Reasonable doubt ignored by jury tarnishes any victory
Knight Ridder Newspapers, February 2005
When Paul Shanley is escorted out of the Cambridge, Mass., courtroom Tuesday after his sentencing for the serial rapes of a Sunday school student in the 1980s, he will be marching toward his death. Not that there's capital punishment in Massachusetts, but whatever term the 74-year-old defrocked priest gets will be de-facto equal to life.
If he's lucky. I have zero faith in the corrections system that allowed the prison murder of fellow molester ex-priest John Geoghan keeping the even more notorious Shanley alive.
And who'd miss him? After last week's verdict, untold others prevented by statute of limitations from ever telling a courtroom their tales of abuse at the hands of the charismatic priest shed tears of relief. For three years I have been indelibly touched by their horrific stories and can only grasp at a hint of their pain. But if Shanley's conviction is viewed by them as a victory, it's a hollow one.
Our legal system hinges on reasonable doubt, and it abounds in this case. Rather than in the courtroom, Shanley's real trial was held in a hotel ballroom three years earlier, where a lawyer playing judge, jury and executioner wowed a throng of journalists and live TV audience with a PowerPoint presentation of voluminous church files to deem the priest as the devil incarnate.
He was a founder of the North American Man-Boy Love Association, the lawyer suggested - except the papers actually showed no evidence of that. His appetite for little boys was so uncontrollable his ``pathology (was) beyond repair,'' the lawyer quoted a preeminent psychiatrist - except the doctor never met Shanley and was talking about his laziness, not abuse.
He was the subject of countless complaints by parishioners for statements about adults having sex with children - except they were complaining more vociferously about his preaching tolerance for gays. Don't think that dog-and-pony show had any impact on the jury three years later? Type ``NAMBLA'' and ``Shanley'' in Google and see what you get.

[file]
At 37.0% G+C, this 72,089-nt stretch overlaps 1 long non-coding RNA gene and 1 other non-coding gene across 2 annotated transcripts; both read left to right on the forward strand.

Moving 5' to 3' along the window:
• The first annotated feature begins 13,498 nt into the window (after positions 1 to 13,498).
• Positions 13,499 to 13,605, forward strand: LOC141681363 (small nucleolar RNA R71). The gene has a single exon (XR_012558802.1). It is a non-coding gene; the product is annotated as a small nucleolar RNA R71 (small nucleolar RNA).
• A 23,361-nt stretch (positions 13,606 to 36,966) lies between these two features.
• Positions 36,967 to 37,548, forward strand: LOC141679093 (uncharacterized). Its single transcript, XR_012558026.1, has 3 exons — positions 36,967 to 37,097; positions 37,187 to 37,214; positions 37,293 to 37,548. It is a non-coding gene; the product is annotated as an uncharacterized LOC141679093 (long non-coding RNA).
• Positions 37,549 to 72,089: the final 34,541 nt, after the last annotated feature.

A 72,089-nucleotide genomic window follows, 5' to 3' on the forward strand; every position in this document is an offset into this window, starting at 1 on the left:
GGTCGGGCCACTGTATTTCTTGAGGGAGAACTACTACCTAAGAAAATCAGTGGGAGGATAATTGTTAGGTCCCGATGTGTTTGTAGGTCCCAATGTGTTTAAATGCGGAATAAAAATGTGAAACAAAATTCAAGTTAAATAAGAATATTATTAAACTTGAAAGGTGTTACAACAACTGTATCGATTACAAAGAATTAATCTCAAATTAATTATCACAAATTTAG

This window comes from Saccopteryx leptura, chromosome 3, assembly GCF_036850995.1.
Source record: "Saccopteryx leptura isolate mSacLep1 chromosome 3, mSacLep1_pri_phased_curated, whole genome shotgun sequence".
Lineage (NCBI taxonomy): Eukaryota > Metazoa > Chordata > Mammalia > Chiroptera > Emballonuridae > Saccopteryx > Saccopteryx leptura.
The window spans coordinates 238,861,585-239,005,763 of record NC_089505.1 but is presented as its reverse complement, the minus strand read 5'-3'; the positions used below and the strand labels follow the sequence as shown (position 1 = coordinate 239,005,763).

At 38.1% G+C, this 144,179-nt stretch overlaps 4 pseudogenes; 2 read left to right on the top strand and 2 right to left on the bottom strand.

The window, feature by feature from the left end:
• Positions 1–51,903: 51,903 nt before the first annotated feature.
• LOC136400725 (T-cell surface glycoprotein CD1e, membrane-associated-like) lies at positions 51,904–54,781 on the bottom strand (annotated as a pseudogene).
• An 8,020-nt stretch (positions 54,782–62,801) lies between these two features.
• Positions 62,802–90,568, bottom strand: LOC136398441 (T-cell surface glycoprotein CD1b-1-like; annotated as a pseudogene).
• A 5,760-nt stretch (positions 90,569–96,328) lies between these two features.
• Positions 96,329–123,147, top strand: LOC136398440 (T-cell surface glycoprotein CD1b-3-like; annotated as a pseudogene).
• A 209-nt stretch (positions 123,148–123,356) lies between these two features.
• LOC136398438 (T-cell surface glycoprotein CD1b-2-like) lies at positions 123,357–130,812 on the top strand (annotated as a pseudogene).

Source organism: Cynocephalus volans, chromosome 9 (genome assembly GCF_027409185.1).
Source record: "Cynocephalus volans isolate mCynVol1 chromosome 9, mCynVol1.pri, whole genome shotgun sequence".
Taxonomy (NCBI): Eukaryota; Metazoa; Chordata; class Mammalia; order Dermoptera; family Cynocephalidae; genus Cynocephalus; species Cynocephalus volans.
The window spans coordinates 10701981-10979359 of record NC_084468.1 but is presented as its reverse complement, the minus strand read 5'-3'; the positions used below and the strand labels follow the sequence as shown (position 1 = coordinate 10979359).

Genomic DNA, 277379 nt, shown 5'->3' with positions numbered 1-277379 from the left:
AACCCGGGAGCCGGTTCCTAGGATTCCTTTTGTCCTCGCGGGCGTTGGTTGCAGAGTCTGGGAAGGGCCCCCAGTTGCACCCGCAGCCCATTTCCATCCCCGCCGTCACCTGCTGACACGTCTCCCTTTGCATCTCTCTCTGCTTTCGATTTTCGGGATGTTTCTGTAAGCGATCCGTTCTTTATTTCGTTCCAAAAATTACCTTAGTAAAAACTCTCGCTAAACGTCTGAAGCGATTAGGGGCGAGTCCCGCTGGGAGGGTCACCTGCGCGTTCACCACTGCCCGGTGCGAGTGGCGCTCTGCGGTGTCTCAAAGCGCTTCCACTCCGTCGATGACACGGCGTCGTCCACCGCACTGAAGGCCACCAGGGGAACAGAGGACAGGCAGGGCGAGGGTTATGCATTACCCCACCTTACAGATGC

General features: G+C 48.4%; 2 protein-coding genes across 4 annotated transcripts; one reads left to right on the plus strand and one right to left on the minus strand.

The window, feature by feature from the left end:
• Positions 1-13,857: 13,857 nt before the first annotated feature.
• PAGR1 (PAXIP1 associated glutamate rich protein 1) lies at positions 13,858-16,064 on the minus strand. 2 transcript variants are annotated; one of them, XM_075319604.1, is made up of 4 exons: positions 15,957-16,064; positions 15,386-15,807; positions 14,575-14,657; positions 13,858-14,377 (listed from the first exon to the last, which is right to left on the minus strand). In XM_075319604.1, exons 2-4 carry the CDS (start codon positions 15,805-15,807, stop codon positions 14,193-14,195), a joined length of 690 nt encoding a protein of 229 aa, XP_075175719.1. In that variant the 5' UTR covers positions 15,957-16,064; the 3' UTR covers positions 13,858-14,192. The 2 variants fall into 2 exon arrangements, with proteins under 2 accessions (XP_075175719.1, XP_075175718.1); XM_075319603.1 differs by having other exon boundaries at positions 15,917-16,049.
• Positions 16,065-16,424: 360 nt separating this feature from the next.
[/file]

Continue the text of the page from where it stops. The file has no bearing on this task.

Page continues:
Shanley indeed did horrible acts, and his mantra ``I never had sex with a child, I never forced anyone into sex'' - is rendered ridiculous with his vague definition of ``child'' excluding those between puberty and the age of consent.
Those deeds remained unpunished when his criminal accuser - who'd already received $500,000 in a civil case handled by the ringmaster attorney - managed to tearfully navigate a sea of reasonable doubt. That includes whether the accuser spoke with his lawyer BEFORE recovering his memory of abuse, how an agreement with the law firm in Boston could be signed and dated the same day the accuser's memory returned in Colorado, and why the accuser's best pal with whom his memories were intertwined - and whose sworn statement had morphed from ``I repressed the abuse'' to ``I always remembered it but was afraid'' back to ``I repressed it'' - dropped out of the criminal case after receiving more than $1.4 million in a civil settlement. Yes, victims frequently forget details of long-ago trauma, but we're talking about depositions taken by a blue-chip lawyer three years ago, not 20.
Maybe Shanley did do it. And whether he did or not, his life or death behind bars for crimes for which there is a degree of doubt engenders about as much sympathy as Al Capone's trip upriver for tax evasion. But for all the pain and lies and betrayal victims have endured, those seeking healing will find little solace in a questionable verdict and another dead ex-priest.